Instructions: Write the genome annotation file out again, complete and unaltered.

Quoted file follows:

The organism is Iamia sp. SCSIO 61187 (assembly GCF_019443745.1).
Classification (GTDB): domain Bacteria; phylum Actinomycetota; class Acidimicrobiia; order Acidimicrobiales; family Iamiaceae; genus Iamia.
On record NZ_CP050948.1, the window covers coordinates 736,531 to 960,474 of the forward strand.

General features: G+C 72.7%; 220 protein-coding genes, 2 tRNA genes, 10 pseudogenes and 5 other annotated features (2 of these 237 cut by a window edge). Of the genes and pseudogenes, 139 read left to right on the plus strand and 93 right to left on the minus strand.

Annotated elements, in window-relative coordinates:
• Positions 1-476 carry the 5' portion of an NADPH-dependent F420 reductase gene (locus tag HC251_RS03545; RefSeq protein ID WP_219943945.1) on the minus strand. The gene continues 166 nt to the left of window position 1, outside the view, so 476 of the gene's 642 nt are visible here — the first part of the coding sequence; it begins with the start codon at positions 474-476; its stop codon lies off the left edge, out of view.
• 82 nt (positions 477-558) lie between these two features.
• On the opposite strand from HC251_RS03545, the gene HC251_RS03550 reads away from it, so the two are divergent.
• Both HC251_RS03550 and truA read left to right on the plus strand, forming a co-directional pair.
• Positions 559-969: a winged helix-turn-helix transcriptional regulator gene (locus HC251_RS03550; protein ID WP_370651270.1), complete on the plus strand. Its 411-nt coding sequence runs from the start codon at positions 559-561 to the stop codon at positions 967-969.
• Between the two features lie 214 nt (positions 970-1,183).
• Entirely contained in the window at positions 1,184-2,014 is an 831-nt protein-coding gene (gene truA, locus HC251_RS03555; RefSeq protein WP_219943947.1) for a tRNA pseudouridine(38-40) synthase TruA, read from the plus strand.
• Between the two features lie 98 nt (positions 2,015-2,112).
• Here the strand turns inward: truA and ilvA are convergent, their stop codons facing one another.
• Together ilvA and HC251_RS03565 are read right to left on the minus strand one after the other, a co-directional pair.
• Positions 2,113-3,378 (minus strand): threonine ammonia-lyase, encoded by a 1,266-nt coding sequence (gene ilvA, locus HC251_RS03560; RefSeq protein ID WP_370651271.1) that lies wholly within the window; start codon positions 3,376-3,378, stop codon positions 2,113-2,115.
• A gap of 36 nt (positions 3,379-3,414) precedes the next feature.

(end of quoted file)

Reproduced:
The organism is Iamia sp. SCSIO 61187 (assembly GCF_019443745.1).
Classification (GTDB): domain Bacteria; phylum Actinomycetota; class Acidimicrobiia; order Acidimicrobiales; family Iamiaceae; genus Iamia.
On record NZ_CP050948.1, the window covers coordinates 736,531 to 960,474 of the forward strand.

General features: G+C 72.7%; 220 protein-coding genes, 2 tRNA genes, 10 pseudogenes and 5 other annotated features (2 of these 237 cut by a window edge). Of the genes and pseudogenes, 139 read left to right on the plus strand and 93 right to left on the minus strand.

Annotated elements, in window-relative coordinates:
• Positions 1-476 carry the 5' portion of an NADPH-dependent F420 reductase gene (locus tag HC251_RS03545; RefSeq protein ID WP_219943945.1) on the minus strand. The gene continues 166 nt to the left of window position 1, outside the view, so 476 of the gene's 642 nt are visible here — the first part of the coding sequence; it begins with the start codon at positions 474-476; its stop codon lies off the left edge, out of view.
• 82 nt (positions 477-558) lie between these two features.
• On the opposite strand from HC251_RS03545, the gene HC251_RS03550 reads away from it, so the two are divergent.
• Both HC251_RS03550 and truA read left to right on the plus strand, forming a co-directional pair.
• Positions 559-969: a winged helix-turn-helix transcriptional regulator gene (locus HC251_RS03550; protein ID WP_370651270.1), complete on the plus strand. Its 411-nt coding sequence runs from the start codon at positions 559-561 to the stop codon at positions 967-969.
• Between the two features lie 214 nt (positions 970-1,183).
• Entirely contained in the window at positions 1,184-2,014 is an 831-nt protein-coding gene (gene truA, locus HC251_RS03555; RefSeq protein WP_219943947.1) for a tRNA pseudouridine(38-40) synthase TruA, read from the plus strand.
• Between the two features lie 98 nt (positions 2,015-2,112).
• Here the strand turns inward: truA and ilvA are convergent, their stop codons facing one another.
• Together ilvA and HC251_RS03565 are read right to left on the minus strand one after the other, a co-directional pair.
• Positions 2,113-3,378 (minus strand): threonine ammonia-lyase, encoded by a 1,266-nt coding sequence (gene ilvA, locus HC251_RS03560; RefSeq protein ID WP_370651271.1) that lies wholly within the window; start codon positions 3,376-3,378, stop codon positions 2,113-2,115.
• A gap of 36 nt (positions 3,379-3,414) precedes the next feature.